The transfer of Swansea City's Joe Allen to Liverpool is expected to be followed by the sale of English forward Scott Sinclair to Manchester City. The twin sale will leave the Swans' manager, Michael Laudrup, in need of firepower up front.
Sinclair transferred to the Liberty Stadium in 2010 from Chelsea for an initial fee of £500,000. However, the 23 year old player's contract is due to expire next year and although Laudrup has indicated confidence in retaining Sinclair's services, club chairman Huw Jenkins is reportedly unwilling to lose his services for free next season. Jenkins is understood to be negotiating a £5.5m transfer to the Etihad. The Mirror reports City manager Roberto Mancini was originally targeting Arsenal's Theo Walcott but Sinclair is an obviously cheaper alternative, both in terms of transfer fees and wages.
Meanwhile, as replacement, the Daily Mail reports Swansea have bid for Valencia's Pablo Hernandez; the report suggests a bid of £5m (an offer of £4m has already been turned down) has been suggested, which would make the transfer a club record. However, the Spanish club are reportedly holding out for at least £5.5m.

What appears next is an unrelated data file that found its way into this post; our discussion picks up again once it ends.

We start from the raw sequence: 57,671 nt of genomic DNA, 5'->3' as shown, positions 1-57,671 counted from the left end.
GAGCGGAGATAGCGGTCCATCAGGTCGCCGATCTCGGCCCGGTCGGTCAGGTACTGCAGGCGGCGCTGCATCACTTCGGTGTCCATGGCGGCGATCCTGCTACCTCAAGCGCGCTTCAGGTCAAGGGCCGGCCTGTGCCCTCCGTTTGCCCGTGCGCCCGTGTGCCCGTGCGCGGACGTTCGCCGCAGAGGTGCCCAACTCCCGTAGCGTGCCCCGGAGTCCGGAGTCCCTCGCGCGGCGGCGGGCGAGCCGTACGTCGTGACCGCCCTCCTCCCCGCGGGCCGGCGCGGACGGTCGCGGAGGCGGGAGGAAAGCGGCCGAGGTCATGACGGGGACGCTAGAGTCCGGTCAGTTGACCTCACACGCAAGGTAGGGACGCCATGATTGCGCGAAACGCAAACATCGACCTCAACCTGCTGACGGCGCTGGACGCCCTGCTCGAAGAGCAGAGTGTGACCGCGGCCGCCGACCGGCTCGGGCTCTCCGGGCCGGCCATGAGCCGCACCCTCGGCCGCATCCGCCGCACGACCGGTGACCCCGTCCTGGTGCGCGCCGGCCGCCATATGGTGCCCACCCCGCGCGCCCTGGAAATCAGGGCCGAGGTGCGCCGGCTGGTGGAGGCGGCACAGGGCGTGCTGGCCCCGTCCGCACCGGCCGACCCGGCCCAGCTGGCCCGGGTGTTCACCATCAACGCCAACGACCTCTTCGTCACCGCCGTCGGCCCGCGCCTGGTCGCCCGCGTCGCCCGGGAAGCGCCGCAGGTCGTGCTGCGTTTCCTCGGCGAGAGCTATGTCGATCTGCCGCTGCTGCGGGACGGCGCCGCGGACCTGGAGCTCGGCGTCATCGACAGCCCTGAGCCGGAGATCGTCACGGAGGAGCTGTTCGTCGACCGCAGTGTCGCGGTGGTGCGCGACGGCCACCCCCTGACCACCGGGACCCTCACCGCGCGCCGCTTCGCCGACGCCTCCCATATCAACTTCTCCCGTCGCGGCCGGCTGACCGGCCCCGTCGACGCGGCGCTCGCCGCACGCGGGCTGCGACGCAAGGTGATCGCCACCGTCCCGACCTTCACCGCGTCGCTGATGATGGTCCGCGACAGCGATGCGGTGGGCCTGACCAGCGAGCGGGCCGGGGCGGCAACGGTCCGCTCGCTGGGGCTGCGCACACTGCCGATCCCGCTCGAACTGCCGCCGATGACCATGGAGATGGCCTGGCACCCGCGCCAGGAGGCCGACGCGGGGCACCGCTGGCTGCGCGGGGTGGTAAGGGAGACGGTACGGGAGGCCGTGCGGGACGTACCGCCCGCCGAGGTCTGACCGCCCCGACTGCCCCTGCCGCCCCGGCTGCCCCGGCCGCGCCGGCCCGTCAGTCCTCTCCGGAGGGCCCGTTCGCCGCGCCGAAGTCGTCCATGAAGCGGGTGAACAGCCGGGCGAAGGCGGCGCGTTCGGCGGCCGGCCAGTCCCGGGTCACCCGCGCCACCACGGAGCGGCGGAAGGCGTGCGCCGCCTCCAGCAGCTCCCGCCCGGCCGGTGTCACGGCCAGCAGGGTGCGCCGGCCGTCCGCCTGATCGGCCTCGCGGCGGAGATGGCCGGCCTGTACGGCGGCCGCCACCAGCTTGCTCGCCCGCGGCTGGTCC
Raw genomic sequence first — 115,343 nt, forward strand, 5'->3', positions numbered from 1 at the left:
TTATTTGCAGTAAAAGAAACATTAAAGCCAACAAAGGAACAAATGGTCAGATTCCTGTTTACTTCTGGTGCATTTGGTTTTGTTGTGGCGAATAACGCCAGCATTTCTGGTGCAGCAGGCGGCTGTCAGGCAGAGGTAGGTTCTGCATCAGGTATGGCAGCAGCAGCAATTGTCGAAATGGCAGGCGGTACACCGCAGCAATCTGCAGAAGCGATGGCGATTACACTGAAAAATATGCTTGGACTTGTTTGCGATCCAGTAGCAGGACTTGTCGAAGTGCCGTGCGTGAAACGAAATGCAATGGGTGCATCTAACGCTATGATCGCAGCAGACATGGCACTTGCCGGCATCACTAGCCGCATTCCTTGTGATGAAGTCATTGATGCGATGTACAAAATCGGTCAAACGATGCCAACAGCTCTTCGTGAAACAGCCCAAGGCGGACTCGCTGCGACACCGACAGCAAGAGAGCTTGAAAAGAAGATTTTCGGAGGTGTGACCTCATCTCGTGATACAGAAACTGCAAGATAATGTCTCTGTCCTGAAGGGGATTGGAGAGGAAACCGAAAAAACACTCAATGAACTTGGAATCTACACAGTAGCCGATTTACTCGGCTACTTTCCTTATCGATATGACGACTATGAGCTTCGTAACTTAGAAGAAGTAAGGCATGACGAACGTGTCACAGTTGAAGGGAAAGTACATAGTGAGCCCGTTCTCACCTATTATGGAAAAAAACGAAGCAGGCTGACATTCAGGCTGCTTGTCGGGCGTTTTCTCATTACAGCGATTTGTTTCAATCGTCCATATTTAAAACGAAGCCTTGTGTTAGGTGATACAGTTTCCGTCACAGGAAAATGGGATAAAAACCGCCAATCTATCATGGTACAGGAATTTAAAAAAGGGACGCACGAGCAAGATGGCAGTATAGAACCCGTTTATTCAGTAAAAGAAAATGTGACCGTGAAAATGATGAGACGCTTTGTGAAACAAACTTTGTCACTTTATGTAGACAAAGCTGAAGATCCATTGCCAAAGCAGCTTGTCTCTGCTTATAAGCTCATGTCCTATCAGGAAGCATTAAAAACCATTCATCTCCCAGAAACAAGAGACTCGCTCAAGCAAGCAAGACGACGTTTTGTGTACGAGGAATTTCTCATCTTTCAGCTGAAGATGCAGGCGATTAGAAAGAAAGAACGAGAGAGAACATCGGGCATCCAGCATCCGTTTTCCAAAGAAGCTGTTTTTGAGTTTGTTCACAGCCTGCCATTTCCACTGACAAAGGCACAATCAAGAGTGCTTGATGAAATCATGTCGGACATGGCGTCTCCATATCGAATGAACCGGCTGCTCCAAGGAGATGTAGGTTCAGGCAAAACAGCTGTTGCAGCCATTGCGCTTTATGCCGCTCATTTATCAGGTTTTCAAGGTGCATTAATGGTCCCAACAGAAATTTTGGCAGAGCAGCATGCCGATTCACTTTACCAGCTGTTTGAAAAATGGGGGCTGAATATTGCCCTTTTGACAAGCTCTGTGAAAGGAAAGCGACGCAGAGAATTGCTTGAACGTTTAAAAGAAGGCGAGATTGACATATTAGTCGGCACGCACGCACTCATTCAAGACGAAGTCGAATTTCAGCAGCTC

Davies the Man to Replace Allen
In other Swansea transfer news, the sale of Welshman Allen to Liverpool is expected to be offset by the arrival of Bolton midfielder Mark Davies. A second Daily Mail report states Laudrup is now concentrating on persuading Bolton and the player to move to Wales and will offer Owen Coyle £6m for the Championship player. However, Coyle is believed to rate his player at £10m and that has left Laudrup annoyed.
"For me it's not a case of saying I have 14, 15, 16 or £100million to spend. The bigger clubs, the players there don't want to leave and even players from other clubs in the Premier League are expensive. The problem is, for example, what would an offensive midfielder in the Premier League scoring 15 goals a season be worth? He would be worth more than the £2million we paid for Michu (the Swans signed the Spanish midfielder from La Liga club Rayo Vallecano). We have to be careful not to always go for foreigners but in Britain you would have an issue with value for money," the Dane commented.